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...(snip)...
Since retiring from 30 years of office work I have gone into retail clerking in a deli, part time. I make minimum wage but I work the hours I want and I am valued for my customer service skills even if I am a little slower than the young 'uns doing physical duties. I love the customers and want to give them not just good service but a fun experience. I don't feel I have done my job if my customer doesn't leave the store with a smile.
Great spirit! Wish all the service people out there had your attitude.
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Old 08-05-2012, 10:31 AM   #11
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It sounds like you have stumbled on a sense of community. My impression is that only people in small towns or closely knit neighborhoods will chat in stores. If there is no sense of community, then people don't want to bother or be bothered.
That would be my take on it too. It's not hard to strike up a conversation with another shopper in our local grocery stores, still possible but less likely in Chicago.

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It's pretty unsocial at Safeway. The checkers at Whole Foods seem to be happier and more friendly, in general.
My experience too. The checkers at our local stores are pretty antisocial unless they're new. It's not unusual for checkers to criticize another shopper ahead of me in line after they've left, understandable (bad behavior by shoppers) but unprofessional? I've never run into an unfriendly employee at Whole Foods, they're always helpful and incredibly knowledgeable. Once again, you get what you pay for...
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Old 08-05-2012, 01:05 PM   #12
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Here, I can pretty much predict the amount of socializing I will encounter depending on which grocery store I choose to patronize.

At Zuppardo's, there will be a lot of older native New Orleanians blocking the aisles and talking, but I really enjoy talking with them and have learned a lot there so I don't mind. It takes a while to get out of there, though.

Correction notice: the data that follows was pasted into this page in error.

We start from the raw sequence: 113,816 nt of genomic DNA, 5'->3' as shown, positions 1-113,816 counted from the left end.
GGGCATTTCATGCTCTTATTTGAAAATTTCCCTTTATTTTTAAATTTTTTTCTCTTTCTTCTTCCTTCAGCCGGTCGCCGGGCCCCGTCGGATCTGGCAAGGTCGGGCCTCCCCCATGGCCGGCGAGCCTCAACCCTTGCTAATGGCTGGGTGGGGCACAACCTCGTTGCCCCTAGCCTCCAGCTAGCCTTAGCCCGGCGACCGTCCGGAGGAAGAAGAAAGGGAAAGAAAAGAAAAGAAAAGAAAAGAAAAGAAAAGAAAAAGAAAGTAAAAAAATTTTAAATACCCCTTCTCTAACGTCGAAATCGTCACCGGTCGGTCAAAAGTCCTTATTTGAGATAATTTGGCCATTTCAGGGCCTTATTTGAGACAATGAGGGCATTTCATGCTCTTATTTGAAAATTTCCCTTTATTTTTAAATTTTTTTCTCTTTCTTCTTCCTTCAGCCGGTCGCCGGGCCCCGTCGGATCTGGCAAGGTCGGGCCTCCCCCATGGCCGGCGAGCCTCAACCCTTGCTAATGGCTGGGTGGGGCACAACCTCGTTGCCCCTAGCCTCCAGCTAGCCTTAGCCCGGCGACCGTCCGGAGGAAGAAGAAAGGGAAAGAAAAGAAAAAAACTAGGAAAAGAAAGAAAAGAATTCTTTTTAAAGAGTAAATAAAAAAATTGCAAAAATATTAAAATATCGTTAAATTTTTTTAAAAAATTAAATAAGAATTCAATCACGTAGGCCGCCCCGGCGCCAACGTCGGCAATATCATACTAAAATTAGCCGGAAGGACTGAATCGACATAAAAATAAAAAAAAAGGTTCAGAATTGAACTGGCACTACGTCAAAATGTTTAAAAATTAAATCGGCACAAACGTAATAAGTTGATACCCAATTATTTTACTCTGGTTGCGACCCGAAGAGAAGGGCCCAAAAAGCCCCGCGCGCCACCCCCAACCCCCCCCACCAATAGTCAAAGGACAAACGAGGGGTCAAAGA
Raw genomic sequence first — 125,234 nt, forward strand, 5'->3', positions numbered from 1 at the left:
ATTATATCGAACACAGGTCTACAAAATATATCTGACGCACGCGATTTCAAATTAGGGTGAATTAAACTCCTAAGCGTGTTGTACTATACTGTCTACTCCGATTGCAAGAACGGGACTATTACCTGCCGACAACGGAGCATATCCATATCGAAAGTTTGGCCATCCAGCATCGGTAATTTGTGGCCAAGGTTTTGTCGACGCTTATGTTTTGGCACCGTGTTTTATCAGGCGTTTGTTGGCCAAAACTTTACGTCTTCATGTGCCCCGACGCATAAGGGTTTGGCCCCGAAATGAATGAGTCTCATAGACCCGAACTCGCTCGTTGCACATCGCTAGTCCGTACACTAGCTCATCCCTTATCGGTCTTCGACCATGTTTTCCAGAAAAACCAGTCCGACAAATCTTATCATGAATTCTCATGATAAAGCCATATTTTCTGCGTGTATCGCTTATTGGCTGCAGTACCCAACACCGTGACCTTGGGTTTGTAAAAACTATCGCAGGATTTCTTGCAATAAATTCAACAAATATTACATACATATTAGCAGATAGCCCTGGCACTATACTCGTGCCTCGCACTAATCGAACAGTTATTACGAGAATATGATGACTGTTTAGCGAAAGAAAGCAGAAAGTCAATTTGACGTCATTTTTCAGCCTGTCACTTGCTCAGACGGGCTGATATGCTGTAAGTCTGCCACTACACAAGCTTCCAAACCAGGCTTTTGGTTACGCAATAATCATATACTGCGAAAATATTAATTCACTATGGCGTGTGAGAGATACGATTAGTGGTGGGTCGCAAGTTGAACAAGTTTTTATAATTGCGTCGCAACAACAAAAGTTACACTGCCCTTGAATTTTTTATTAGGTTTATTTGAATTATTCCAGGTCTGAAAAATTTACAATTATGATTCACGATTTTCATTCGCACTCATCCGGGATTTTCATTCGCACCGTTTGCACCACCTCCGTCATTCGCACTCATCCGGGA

At super WalMart, nobody talks, people are rude and the only contact seems to be when someone shoves somebody else, but you can get done and to the checkout line faster that way.

I generally go to a third store that is about halfway between these two extremes.
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Old 08-05-2012, 01:12 PM   #13
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It's pretty unsocial at Safeway. I think it is unionized and there may have been labor disputes but this seems to not make the media. The checkers at Whole Foods seem to be happier and more friendly, in general.
This is my experience as well. The cashiers at Safeway often look like they don't want to be there. They pretty much follow a script when interacting with customers. Whole Foods is generally more friendly. I haven't tried Trader Joe yet.
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Old 08-05-2012, 03:27 PM   #14
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This is my experience as well. The cashiers at Safeway often look like they don't want to be there. They pretty much follow a script when interacting with customers. Whole Foods is generally more friendly. I haven't tried Trader Joe yet.
From what I've heard cashiers at Safeway are supposed to say your name on checkout. They look at the printed slip to find your name and say "Thanks Mr. Lsbcal, do you need help taking out your groceries?". Apparently there is a little management camera so this can be checked on. They will ask if I need help out even if the bag is just a few cookies. Sad state of affairs.
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Old 08-05-2012, 03:32 PM   #15